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VLSI Technology, Inc. is known as a pioneer in ASIC technology. It designs, manufactures, and sells customized integrated circuits called application-specific integrated circuits (ASICs) and application-specific standard products (semi-custom chips designed for a particular market application). In addition, the company has become a leader in the chipset business through its personal computer division, where it develops and manufactures computer peripheral devices.
VLSI Technology was started in the late 1970s by Douglas Fairbairn, Jack Balletto, Dan Floyd, and Gunnar Weslesen. The latter three had been friends at California Institute of Technology before getting together in Los Gatos, California, to start VTI, the company that would soon become VLSI. Fairbairn met VTI's founders in 1979 when he interviewed them for an article in his semiconductor magazine. The three were so impressed that they offered Fairbairn a job. Shortly thereafter, the company was incorporated as VLSI Technology, Inc.
The name VLSI was taken from the acronym for "very large scale integration." Semiconductors from earlier years had been dubbed SSI (small scale integration) and then MSI (medium scale integration), before progressing to LSI (large scale integration). That progression tracked the increasing numbers of transistors that were being placed on single chips, culminating in VLSI, which came to describe chips with more than 100,000 transistors. VLSI started out offering software design services that helped semiconductor manufacturers develop and produce advanced integrated circuits.
VLSI pioneered the development of some design technology related to ASICs. Prior to ASICs, chips were designed to be mass produced and utilized in a broad range of applications. ASICs allowed manufacturers to tailor chips to perform a specific job. VLSI's first major innovation was a workstation system that allowed semiconductor engineers to effectively design and tailor their own chips. Introduced into the burgeoning market in the early 1980s, the invention helped VLSI boost its revenues from less than $20 million to more than $100 million within four years.
Fairbairn received much of the credit for the development of VLSI's ASIC technology and the creation of the workstation. In fact, Fairbairn lead VLSI's ASIC and chip-design tool division into the 1990s as the only remaining founder of the company. Fairbairn was known as a highly intelligent workaholic. Born in 1948, he grew up in a suburb of Los Angeles where he delivered newspapers and worked for his father selling seeds. His technological skills surfaced early. After watching the Soviet Union's 1957 launch of Sputnik, the nine-year-old Fairbairn, built his own model rocket, complete with fuel and an electrical system that deployed a landing parachute. By the time he was 15 he was building ham radios out of trashed electronic gear.
Fairbairn enrolled at Stanford in 1966, where he studied electrical engineering and worked part-time for Hewlett-Packard. He started his career in 1972 in Silicon Valley, working with a number of legendary inventors and on several groundbreaking projects including the first personal computer ("Alto") and the first laser printer. It was in 1976 that Fairbairn, after listening to a speech by technology guru Carver Mead, decided to design software that would allow engineers to design their own integrated circuits. He teamed up with Mead's prize pupil, Jim Rowson, to start developing his software. Investing only $20,000, Fairbairn simultaneously launched Magazine Lambda, a slick periodical developed specifically for semiconductor engineers.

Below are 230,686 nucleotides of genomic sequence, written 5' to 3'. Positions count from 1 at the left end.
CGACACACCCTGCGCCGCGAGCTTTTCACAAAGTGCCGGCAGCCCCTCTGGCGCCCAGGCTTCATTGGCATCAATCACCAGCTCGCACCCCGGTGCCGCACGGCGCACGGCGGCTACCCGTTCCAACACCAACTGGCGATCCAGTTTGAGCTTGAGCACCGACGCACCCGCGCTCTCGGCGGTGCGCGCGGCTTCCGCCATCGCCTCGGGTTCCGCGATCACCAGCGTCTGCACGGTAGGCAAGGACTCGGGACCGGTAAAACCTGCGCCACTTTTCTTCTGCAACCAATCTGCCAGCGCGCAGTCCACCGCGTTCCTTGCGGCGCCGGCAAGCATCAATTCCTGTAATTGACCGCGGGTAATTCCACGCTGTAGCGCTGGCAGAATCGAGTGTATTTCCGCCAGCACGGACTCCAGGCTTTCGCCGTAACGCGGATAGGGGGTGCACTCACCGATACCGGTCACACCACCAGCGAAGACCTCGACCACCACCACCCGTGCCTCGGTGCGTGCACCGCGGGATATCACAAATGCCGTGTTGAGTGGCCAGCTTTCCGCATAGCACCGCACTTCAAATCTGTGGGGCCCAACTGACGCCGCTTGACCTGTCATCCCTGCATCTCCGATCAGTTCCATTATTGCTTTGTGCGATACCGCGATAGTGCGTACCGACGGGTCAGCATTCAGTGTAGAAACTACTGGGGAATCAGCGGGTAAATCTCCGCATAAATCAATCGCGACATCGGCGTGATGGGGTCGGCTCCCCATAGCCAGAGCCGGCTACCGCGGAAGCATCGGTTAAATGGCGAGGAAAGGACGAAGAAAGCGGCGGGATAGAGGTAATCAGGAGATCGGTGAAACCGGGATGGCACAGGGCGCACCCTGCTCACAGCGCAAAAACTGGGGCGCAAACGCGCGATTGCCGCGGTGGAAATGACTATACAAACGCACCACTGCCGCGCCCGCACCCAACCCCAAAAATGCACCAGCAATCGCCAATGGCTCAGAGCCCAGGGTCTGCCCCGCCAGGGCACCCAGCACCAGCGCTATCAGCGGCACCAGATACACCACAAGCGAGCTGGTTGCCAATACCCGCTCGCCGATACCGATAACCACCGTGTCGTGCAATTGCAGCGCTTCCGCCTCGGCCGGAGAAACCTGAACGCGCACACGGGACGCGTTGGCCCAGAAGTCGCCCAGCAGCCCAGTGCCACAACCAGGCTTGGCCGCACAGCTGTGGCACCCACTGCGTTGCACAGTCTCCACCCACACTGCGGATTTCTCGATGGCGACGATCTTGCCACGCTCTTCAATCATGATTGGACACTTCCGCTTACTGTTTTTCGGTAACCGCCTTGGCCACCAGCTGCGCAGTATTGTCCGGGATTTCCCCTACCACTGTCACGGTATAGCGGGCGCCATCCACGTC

It was through Magazine Lambda that Fairbairn came into contact with the progenitors of VTI. Fairbairn sold Magazine Lambda in 1979 (to a big publisher, and at a large profit), and quit his part-time job at Xerox so that he could devote his energy to the VLSI venture. Rowson went with him, and would remain his right-hand man into the 1990s. When VLSI hit the jackpot with its innovative workstation, the founders' took the company public in 1983 to raise expansion capital. That move allowed VLSI to expand from a developer of chip-design systems to a manufacturer of chips. "The software and design system was only meant as a way of getting into the silicon business," Fairbairn explained in Financial World. In fact, VLSI often sold its design software at a loss as a way to establish a presence with its customers.
A New Direction for the Mid-1980s
To shepherd VLSI into the role of chip manufacturer, the company's board brought in semiconductor industry veterans Al Stein and Henri Jarrat. Stein, who became chairman and chief executive of VLSI, had served in key executive positions at Texas Instruments and Motorola. Jarrat, who became president and chief operating officer, had also worked at Texas Instruments and then with Stein at Motorola. Together, they planned to lead VLSI into the semiconductor manufacturing industry. Meanwhile, Fairbairn and Rowson remained in charge of the company's ASIC and chip-design tools division, helping to develop new technology and products that complemented VLSI's manufacturing initiatives.
By mid-1985, VLSI operated chip design centers and sales offices in San Jose, Irvine, Boston, Dallas, and Chicago, as well as overseas in Germany, Paris, and the United Kingdom. Through those centers, VLSI worked with clients to design chips for specific applications. It could also produce ASICs, as well as more conventional chips, through its high-tech foundry (wafer processing facility). Indeed, VLSI became a sort of one-stop shop for companies that needed semiconductors; it helped its customers design application-specific chips using its proprietary design technology, manufactured the chips, and then helped the customer employ the chips.